Though I am not a military expert, I do have some common sense suggestions for Armenia’s leaders. This is not a partisan issue. I had made the same suggestion to Armenia’s previous and current governments, regrettably to no avail. I would like to remind our political leaders in Armenia that they should immediately declare that they will postpone all negotiations until such time that Azerbaijan and Turkey stop firing on Armenia and Artsakh. How can one carry out peaceful negotiations when the other side is holding a gun to your head? Armenia should declare to the world that we are for peaceful negotiations; however, it is not acceptable that Azerbaijan keeps firing while supposedly negotiating. What kind of negotiation is that? One can either fight or talk, but it’s impossible to do both at the same time. If the negotiations are interrupted, Azerbaijan is the one that will be the loser because that is the only way that it hopes to arrive at mutual concessions. It is in Azerbaijan’s interest to stop firing and start negotiating. The international community will only blame Azerbaijan for the interruption of the peaceful negotiations. By not placing such a reasonable condition on negotiations, Armenia is in fact encouraging Azerbaijan to continue firing on Armenia and Artsakh, costing the lives of many young Armenians. No more negotiations unless Azerbaijan stops these continuous attacks.
I also suggest that we should never tell the enemy where we would or would not attack. After the spokesman of the Azeri Defense Forces threatened in July that Azerbaijan could attack the Metsamor nuclear power plant, I was dismayed to hear an Armenian official state publicly that Armenia would never attack civilian targets in Azerbaijan. There was no need to make such an announcement. Let the enemy guess what you would or would not do in case of war. If Armenia thought that by making such an announcement it will gain praise from the international community, it is sadly mistaken. War is not the time to play Mr. Nice Guy. The world respects only strength. Rights and good behavior do not count. Let Azeris worry that Armenia could attack their dams, pipelines, oil fields and civilian populations. We do not need to announce whether we could attack such targets or not. Azerbaijan had no hesitation attacking Stepanakert this week, why should we announce that we have no interest in retaliating on similar Azeri targets?
Finally, Prime Minister Nikol Pashinyan just announced that the possibility of Armenia recognizing Artsakh’s independence is “on the table and needs to be reviewed.” This is a welcome announcement. Pashinyan already had announced in Stepanakert last year that “Artsakh is Armenia, period.” The previous Armenian government had also declared that if Azerbaijan attacks Artsakh, Armenia would then recognize Artsakh’s independence. It is high time that Armenia take such a decision which would be an appropriate response to the Azeri/Turkish attack on Artsakh.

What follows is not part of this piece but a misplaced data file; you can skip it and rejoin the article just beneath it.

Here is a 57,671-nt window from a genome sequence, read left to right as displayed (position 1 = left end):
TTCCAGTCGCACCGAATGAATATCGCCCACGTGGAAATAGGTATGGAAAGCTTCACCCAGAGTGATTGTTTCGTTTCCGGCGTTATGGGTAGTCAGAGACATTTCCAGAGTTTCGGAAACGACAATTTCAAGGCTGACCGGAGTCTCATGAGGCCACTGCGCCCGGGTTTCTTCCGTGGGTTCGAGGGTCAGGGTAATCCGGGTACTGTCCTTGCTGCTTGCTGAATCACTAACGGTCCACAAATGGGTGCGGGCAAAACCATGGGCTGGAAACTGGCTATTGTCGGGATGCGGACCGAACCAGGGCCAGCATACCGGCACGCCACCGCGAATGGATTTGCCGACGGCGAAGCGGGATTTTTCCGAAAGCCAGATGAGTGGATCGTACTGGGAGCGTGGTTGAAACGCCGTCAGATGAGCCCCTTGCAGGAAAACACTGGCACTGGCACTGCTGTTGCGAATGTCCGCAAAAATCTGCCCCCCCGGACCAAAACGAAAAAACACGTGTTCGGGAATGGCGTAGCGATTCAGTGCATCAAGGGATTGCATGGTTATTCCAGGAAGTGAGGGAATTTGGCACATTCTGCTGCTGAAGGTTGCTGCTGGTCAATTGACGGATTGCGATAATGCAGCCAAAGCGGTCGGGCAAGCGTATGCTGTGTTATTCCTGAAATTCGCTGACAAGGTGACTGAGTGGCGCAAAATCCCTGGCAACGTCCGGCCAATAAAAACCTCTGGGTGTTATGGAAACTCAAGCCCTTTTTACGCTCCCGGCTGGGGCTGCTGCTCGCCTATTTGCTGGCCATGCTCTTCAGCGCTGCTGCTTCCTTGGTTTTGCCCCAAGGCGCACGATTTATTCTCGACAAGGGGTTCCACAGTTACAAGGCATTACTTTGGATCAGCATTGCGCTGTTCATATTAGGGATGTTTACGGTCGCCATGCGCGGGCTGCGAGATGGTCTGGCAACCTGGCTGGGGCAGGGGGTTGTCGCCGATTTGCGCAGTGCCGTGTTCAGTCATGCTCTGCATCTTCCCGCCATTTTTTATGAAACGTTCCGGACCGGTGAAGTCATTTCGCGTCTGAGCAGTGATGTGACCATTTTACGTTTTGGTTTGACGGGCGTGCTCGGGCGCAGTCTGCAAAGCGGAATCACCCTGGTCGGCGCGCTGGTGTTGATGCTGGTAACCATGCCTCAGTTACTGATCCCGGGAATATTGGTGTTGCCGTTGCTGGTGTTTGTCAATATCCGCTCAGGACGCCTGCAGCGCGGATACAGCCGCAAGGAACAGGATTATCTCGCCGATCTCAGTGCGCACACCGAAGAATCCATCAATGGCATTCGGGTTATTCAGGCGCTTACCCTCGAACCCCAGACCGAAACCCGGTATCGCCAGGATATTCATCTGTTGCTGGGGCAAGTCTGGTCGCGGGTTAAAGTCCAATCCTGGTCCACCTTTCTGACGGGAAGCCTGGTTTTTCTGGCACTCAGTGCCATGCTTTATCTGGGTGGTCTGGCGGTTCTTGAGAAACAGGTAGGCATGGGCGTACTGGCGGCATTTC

I urge all Armenians around the world to united and defend the homeland in whatever way they can against its enemies, Azerbaijan and Turkey.
I have been reading your articles for almost 15 years. You keep on writing the same policy over and over again. If we are to live as neighbours, Turks (Turkey and Azerbaijan) and Armenians, don’t you think it is high time we come up with another policy? Instead of seeing one another as enemies, we start seeing each other as neighbours. This hate, is only inflaming the conflict and causing suffering.
If my recollections serve me well, I’ve seen that name (Tuna) in various places on the Internet. “Tuna” has always dissed or attacked Armenians. For someone who warns against hatred, she’s incredibly divisive. It’s a good bet that “Tuna” is either Turkic, or closely associated with someone who dislikes Armenians.
@ Laurence Kueffer
I do not dislike Armenians. I’m Turkish if that matters to you. What is important here is war will not solve this problem. All sides are too invested in the same real estate emotionally. Even if one side wins militarily, it is only going to foster hate and a need for revenge. A just solution should be found where all sides are happy with the outcome, then maybe the road to peace could be achieved. But I do not see that happening anytime soon.